WASHINGTON — This month brings the 19th annual D.C. Jazz Festival, but for those who live in northern Maryland, an exciting new option is about to arrive.
The inaugural Frederick Jazz Festival makes its debut on Saturday, June 17 from 12:30 p.m. to 7 p.m.
“I’ve always been a musician and I thought Frederick had a pretty good jazz scene,” co-founder John Maestri told WTOP. “Frederick in general has gone through a boom population-wise and business-wise, so that’s bringing a lot of people up from D.C. and Montgomery County into Frederick. I think the time is right for Frederick to have a jazz festival. … We’re really excited to be the first to try this.”
The event takes place at the Carroll Creek Park Amphitheater along gorgeous Carroll Creek.
“It’s very picturesque,” Maestri said. “In the summer, it’s storybook. It looks like something from a fairy tale. You walk down the creek, there’s plants, there’s ducks, there’s people on paddle boats, there’s bridges. … The city of Frederick invested millions of dollars in restoring that whole area, so it’s just a great place to spend the day. … Patrons can come in and out as they want. If they want to stay for one act then leave and walk around Downtown Frederick and come back in, they can totally do that.”
This will allow visitors to check out the myriad restaurants and shops popping up across historic Downtown Frederick, particularly along the main corridor of Patrick Street and Market Street. If you choose to stay inside the festival, there will also be food and drink options inside the gates as well.
“We’ve partnered with Linganore Wine Cellars, who’ll be providing wine for everybody,” Maestri said. “We’ve also partnered with a small business called Humble BBQ, who will be providing our food.”
Of course, the biggest reason to attend is to check out the lineup of jazz artists, including five talented acts: Trey Eley, Howard Burns, Darryl Brenzel, Marcus Mitchell and Chelsey Green.
“The lineup is eclectic and also very creative,” co-founder Kenny Darby told WTOP. “Trey Eley is a flutist of contemporary jazz, Marcus Mitchell is an amazing saxophone player and Chelsey Green is a violinist who is just superb … The lineup is amazing. You guys will enjoy different styles of jazz.”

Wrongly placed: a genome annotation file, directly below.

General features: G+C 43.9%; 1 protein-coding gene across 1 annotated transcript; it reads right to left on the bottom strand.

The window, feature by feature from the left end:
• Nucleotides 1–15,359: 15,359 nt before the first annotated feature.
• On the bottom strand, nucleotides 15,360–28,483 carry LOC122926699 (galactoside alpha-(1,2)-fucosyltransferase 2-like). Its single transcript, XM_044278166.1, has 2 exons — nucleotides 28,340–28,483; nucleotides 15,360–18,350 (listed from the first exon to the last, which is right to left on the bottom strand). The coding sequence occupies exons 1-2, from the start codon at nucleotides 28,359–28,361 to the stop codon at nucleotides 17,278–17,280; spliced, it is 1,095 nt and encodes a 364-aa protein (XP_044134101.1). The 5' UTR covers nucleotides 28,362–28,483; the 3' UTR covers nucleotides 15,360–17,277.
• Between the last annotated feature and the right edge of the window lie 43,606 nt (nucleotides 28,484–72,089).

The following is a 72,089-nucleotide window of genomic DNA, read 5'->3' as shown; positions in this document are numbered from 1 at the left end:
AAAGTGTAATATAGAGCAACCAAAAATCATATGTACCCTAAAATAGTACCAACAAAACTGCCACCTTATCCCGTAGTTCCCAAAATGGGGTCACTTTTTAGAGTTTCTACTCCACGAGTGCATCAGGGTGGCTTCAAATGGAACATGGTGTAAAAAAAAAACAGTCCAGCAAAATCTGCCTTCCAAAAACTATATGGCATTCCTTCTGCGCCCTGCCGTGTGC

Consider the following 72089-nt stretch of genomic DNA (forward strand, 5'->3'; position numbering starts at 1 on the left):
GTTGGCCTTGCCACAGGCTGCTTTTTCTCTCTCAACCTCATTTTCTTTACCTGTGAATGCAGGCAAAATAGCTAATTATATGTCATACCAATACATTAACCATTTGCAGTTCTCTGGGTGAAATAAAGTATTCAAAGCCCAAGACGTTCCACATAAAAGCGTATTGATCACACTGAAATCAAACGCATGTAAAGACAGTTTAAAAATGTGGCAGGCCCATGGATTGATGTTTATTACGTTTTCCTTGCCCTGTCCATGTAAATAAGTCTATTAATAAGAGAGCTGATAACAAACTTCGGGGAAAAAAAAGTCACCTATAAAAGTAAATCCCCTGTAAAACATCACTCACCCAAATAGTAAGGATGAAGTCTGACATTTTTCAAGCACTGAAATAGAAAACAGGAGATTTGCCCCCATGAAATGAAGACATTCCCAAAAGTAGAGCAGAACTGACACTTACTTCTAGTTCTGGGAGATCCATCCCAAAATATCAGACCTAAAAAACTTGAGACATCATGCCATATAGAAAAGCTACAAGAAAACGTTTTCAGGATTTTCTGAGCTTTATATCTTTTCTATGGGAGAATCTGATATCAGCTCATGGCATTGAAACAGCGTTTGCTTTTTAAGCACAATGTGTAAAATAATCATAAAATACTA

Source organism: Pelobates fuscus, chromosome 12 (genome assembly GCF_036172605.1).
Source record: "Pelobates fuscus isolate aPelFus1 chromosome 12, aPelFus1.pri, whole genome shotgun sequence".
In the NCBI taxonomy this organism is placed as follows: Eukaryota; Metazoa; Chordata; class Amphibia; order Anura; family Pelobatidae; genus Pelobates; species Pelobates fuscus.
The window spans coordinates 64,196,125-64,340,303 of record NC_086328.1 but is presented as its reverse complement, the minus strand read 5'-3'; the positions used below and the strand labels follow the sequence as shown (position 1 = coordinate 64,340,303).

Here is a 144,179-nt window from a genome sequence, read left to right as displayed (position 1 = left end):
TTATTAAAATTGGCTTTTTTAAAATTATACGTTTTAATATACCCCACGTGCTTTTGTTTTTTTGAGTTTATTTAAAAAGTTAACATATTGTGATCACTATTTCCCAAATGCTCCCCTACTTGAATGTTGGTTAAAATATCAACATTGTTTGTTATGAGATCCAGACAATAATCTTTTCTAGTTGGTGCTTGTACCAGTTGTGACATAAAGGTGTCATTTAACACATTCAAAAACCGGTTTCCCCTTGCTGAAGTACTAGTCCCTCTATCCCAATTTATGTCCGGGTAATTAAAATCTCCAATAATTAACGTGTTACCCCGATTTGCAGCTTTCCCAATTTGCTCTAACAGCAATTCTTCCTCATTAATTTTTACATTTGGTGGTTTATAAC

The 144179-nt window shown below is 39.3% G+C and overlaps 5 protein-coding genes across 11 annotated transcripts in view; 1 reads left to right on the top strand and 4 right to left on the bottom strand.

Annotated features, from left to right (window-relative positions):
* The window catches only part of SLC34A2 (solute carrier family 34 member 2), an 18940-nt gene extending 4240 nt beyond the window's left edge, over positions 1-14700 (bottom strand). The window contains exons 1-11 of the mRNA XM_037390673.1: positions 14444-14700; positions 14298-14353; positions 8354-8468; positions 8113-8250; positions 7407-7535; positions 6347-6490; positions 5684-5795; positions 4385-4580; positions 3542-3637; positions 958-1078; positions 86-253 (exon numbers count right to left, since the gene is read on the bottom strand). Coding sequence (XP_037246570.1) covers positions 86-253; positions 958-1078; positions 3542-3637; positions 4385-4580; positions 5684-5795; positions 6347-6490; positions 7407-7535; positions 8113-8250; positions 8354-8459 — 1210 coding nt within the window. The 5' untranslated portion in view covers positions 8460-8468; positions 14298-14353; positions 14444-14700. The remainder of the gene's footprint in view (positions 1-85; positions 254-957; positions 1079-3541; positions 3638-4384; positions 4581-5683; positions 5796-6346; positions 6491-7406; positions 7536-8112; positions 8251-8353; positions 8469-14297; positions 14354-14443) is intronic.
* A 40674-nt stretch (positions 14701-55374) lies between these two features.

While other genres sound best on recordings, jazz is especially suited for the live experience.
“You never hear a song played the same way twice,” Maestri said. “There’s always someone else interpreting that tune and making it their own, which is the cool thing about jazz. Improvisation is a sort of a staple of jazz music, but to be able to improvise … you need to be educated in some way. You can’t just pick up your saxophone or trumpet or whatever and just start blasting out a bunch of notes and have it sound good. So we’re also coming at the jazz festival from an educational point of view.”
Thus, the festival has partnered with the National Association of Music Merchants’ Music for All Foundation. Maestri knows from personal experience the importance of music education programs.
“Jazz was just always part of my upbringing, listening to my parents’ old records: John Coltrane, Thelonious Monk, Miles Davis,” Maestri said. “I played the saxophone in high school, I was in jazz ensemble, all-county jazz band and I played at FCC as a high school student, which was special.”
It was during high school that he met Kenny Darby, his future co-founder of the Frederick Jazz Fest.
“Kenny moved next door in 2001 … he was into music, I was into music, and we just formed that relationship,” Maestri said. “Over the years, we kept in touch, he went off and did his management thing, mostly in D.C. but also in Los Angeles, while I did the music composition thing in [college].”
Then came the revolutionary idea to start the festival.
“I told him, ‘Look man, we need to have a jazz festival in Frederick. It’s going to be great. People are going to love it. It’s good for the city,'” Maestri said. “And he was like, ‘Yeah, totally!’ He bought it.”
Now they’re hoping the public will “buy it” as well. You can take advantage of a $40 early-bird ticket price before June 10. After that, the price rises to $50 for an all-day pass. Kids under 12 get in free.
“Forty bucks is a drop in the bucket if you’re going up to Frederick on Father’s Day weekend to spend time with friends and family,” Maestri said. “Jazz is going to be around forever. It was here long before we were born, and it’s going to be around long after we’re gone. It’s a uniquely American art form.”
Click here for more info. Listen to our full chats with co-founders John Maestri and Kenny Darby below:
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